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Grief and Optimism

Page in Development with Trish Vejby, Christy Roberts, Susan Sly and Victor Perton

How does an optimist deal with grief?  A good question from Christy Roberts.

Christy wrote, "When my cheeky, charismatic,18 year old son Aaron died suddenly in a car accident last year, it felt like the very foundations of my world collapsed from underneath my feet.  

"My life as I knew it irrevocably shifted in the blink of an eye, one fateful accident, one phone call.          

"It's been nothing short of a devastatingly tough journey, a road that I will continue to travel and navigate throughout the rest of my life.

"I have learnt many things."


Read about what Christy has learned on Grief and Optimism

by Camelia Ram

Marc and I met by chance over five years ago, when he overheard my distinctly Trinidadian accent in our neighbourhood.

Our banter quickly evolved into a beautifully honest friendship that evolved around cocktails, great local food, and professional interests.

Marc has been steadfast in his support through my first year of grief. Even though much has changed for him since COVID-19, he has continued to support me as if nothing has changed.

While he walks through the fire of human suffering every day as a front-line doctor, through some alchemy of optimism, humility, and compassion, he continues to inspire my everyday life.

Read More: What I’ve Learned About Life From My Friend Marc

Paul McCartney

"I am an eternal Optimist. No matter how rough it gets, there's always light somewhere. The rest of the sky maybe cloudy, but that little bit of blue draws me on."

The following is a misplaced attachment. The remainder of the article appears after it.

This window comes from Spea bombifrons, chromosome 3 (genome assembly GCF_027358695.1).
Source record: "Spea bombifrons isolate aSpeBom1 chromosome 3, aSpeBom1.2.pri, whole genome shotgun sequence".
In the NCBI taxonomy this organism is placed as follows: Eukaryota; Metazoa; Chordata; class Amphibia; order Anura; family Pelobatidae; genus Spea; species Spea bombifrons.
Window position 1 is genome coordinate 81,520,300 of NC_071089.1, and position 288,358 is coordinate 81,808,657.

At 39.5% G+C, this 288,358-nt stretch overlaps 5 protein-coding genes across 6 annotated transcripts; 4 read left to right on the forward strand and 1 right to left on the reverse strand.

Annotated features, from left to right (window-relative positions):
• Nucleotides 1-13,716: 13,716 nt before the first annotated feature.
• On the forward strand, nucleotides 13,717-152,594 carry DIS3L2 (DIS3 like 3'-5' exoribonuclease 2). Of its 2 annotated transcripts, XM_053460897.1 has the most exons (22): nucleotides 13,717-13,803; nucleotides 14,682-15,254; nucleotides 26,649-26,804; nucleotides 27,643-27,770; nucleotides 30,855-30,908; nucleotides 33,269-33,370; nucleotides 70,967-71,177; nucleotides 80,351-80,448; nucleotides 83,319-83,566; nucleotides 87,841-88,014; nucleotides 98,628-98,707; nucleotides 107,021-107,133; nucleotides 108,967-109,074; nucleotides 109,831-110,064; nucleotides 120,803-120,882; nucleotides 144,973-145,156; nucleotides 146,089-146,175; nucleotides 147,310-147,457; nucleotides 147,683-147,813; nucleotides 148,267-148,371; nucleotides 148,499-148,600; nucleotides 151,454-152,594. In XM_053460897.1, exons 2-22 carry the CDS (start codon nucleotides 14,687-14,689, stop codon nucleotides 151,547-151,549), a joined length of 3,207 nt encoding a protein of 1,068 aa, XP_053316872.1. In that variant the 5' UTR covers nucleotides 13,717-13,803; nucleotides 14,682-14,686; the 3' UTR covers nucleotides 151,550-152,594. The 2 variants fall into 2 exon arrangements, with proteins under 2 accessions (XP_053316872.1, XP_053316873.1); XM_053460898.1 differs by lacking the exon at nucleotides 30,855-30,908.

Cheryl Strayed

"Grief is tremendous, but love is bigger. You are grieving because you loved truly."


Paul A Boelen in "Optimism in prolonged grief and depression following loss: A three-wave longitudinal study"

"There is considerable evidence that optimism, the predisposition to have generalized favorable expectancies for the future, is associated with numerous desirable outcomes. Few studies have examined the association of optimism with emotional distress following the death of a loved one. Doing so is important, because optimism may be an important target for interventions for post-loss psychopathology."

Unknown Author in How the Optimist Grieves

I have always considered myself to be an incurable optimist. Incurable, because no matter when bad things happen, I tend to look on the bright side by default. But how do you find the bright side of things after the unthinkable happens? After your child dies—how can any form of happiness exist beyond that reality? When your world goes dark after someone you love dies, it’s hard to believe that joy will ever exist again. One year ago today, my daughter Aurora was stillborn at twenty weeks, two days. I left that hospital empty-handed, and I was sure that the optimist within me had been left behind too.

But I was wrong.

After I began to clear myself from the debris of baby loss, there it was. There was that optimism. It came in small doses at first, but then it grew bigger and bigger. I noticed that my thoughts were shifting from the lone reality that my child had died, to questioning that an untimely death could not be the singular defining aspect of my daughter’s brief life. She was more than just a baby who had died; she was a baby whose whole life had been enveloped in unconditional love and happiness; she had known a life that was free from pain and fear.

When that first glimmer of optimism was ignited, it grew like wildfire that couldn’t be tamed. In the weeks after her death, I began to see the world differently. I began to see that my daughter hadn’t left behind an empty and hallow world; she had filled my life with colors I have never seen before. Being pregnant with her was one of the happiest times of my life, so I tell myself that this life, this life that I am now living without her, can also be full of joy because of the simple fact that she existed.

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